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The Supreme Court Decision: Regina v Cole

An Employer’s Right to Monitor Employee Personal Communications

The Supreme Court of Canada’s judgment in R. v Cole highlights the importance of workplaces developing and implementing policies governing the use of workplace computers and equipment, since well-publicized policies will diminish – although not entirely eliminate – an employee's reasonable expectation of privacy where the information concerns the most intimate details of an individual's “biographical core”.

The case concerned a School Board’s right to monitor materials on a teacher’s school-issued laptop and the further right to hand over to police, pornographic materials discovered on it, in the absence of a warrant.

The court distinguished between the two issues. It cautioned that privacy policies and the ownership of computer equipment are not necessarily determinative of privacy rights; even where the employer owns the network or hardware, employees have a reasonable, granted diminished, expectation of privacy in their personal information residing on workplace computers. Those expectations increase with the intimacy or closeness of the information to the “biographical core” of the employee and the employee’s direct personal interest in that information.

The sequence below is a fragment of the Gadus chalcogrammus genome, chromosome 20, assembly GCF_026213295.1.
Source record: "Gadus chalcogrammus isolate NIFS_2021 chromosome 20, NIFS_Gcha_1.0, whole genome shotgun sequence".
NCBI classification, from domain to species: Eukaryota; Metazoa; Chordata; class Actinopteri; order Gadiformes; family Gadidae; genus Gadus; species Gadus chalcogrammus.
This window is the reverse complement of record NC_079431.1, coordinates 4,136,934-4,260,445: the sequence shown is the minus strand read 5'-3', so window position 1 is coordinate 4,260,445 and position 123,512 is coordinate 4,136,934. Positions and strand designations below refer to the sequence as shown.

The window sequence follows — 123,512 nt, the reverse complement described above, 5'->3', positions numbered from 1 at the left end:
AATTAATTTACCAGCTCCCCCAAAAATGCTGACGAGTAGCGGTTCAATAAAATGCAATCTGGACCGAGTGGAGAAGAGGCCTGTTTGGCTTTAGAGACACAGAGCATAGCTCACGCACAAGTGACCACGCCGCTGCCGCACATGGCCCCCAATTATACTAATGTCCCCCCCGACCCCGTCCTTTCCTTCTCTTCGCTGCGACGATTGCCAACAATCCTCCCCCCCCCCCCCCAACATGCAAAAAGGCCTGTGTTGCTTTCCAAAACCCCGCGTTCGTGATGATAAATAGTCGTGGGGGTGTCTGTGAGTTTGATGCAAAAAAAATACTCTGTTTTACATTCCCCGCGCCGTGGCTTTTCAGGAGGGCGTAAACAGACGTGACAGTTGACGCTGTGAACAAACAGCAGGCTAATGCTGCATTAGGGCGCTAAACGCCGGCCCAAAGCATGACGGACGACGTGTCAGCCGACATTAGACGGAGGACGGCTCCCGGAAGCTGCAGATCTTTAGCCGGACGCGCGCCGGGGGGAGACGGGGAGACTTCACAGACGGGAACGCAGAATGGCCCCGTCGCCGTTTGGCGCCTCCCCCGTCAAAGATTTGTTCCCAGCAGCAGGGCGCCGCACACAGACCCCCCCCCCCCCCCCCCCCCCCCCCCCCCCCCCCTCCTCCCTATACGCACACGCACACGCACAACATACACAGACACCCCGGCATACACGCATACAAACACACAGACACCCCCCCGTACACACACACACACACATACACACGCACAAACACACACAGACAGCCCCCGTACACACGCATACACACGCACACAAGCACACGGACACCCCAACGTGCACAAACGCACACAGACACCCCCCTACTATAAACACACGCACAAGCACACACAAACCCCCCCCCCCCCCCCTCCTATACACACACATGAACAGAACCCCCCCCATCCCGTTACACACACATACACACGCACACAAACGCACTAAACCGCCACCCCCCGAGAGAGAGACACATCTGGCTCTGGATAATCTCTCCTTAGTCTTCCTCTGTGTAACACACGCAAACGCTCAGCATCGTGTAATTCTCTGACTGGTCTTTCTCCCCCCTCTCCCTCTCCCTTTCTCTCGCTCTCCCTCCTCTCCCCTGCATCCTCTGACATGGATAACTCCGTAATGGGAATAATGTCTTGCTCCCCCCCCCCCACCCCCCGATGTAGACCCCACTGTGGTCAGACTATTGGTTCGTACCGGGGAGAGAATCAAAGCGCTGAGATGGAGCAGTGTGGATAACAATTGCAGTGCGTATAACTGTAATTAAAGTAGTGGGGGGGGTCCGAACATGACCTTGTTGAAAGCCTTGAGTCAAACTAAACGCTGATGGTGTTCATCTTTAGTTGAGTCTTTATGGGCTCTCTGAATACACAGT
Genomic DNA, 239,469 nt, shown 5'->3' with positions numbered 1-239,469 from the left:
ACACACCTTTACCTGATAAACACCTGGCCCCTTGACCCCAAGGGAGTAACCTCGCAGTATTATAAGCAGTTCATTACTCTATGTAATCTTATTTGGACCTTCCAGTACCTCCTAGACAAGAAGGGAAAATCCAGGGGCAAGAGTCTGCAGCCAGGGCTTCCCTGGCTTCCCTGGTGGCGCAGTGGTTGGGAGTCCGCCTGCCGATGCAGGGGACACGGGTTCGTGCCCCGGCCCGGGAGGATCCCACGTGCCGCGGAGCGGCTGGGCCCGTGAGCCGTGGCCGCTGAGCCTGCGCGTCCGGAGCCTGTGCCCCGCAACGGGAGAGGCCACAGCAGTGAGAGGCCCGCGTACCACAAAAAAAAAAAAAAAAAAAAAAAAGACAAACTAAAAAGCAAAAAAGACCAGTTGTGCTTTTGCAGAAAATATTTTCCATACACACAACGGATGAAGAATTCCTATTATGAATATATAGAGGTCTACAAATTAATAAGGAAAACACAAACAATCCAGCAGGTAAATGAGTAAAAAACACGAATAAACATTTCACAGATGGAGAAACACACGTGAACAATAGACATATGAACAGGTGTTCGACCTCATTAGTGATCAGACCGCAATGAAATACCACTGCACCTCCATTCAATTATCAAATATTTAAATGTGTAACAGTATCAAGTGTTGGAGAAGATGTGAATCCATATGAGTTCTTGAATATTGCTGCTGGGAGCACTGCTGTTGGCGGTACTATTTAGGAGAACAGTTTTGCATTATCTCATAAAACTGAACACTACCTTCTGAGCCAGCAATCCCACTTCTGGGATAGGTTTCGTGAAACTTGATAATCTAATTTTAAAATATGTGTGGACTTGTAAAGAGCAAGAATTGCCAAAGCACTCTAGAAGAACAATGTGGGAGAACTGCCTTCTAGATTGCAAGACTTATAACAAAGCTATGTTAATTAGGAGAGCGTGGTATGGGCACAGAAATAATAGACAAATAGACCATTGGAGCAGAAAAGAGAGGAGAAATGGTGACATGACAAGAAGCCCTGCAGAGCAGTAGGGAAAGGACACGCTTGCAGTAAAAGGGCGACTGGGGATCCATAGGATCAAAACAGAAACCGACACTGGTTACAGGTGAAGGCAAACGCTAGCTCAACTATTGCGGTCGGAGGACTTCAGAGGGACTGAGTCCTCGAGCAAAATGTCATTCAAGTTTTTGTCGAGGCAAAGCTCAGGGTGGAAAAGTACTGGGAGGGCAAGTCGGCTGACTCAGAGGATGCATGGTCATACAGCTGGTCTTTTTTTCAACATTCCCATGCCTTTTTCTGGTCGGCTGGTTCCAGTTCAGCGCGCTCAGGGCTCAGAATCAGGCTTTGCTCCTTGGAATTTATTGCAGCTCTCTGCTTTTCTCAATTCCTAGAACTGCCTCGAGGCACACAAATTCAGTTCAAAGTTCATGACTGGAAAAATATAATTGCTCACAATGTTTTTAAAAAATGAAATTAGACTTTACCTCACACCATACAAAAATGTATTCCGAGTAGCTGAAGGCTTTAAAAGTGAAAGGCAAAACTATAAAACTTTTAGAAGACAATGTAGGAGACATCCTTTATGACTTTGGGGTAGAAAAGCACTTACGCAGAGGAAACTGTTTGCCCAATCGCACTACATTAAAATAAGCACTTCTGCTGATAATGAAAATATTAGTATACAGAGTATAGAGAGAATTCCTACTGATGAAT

On the other hand, expectations of privacy to intimate personal information can be diminished by other circumstances prevailing in the workplace, such as the disclosure of privacy policies providing for monitoring employee communications where monitoring is reasonable for protecting legitimate business interests. 

The court took care to emphasize that expectations of privacy will depend on all the circumstances. It refrained, however, from offering opinion on whether those expectations increase where the employee uses his or her own device for work purposes. 

Bottom line, and under all the circumstances of the Cole case, the school had the right to monitor and seize the pornographic material.  These circumstances included the policies and practices in place as well as regular reminders of them to the staff

 Critical to Businesses and Law Enforcement is; while the school had a duty to advise the police of the material’s existence, the police had no right to seize or copy that information without a search warrant, even though the equipment belonged to the school, which clearly consented to the seizure.  This seems to be a departure from thinking in other areas of the law where “expectation of privacy” is not as prevalent.  Clearly, in such cases, an employer’s ability to hand over highly personal (as opposed to business) information to Law Enforcement Authorities must be done pursuant to lawful authority, such as a search warrant.

Here at IRG, we can help you migrate through such issues.  Be it investigation or policy development, we have significant expertise on staff to help with your business needs.  Feel free to contact us at the numbers listed below if we can be of assistance.

Toronto: (416) 213-7108
Ottawa: (613) 248-8358
Barrie: (705) 739-4800
Toll Free: (800) 721-7393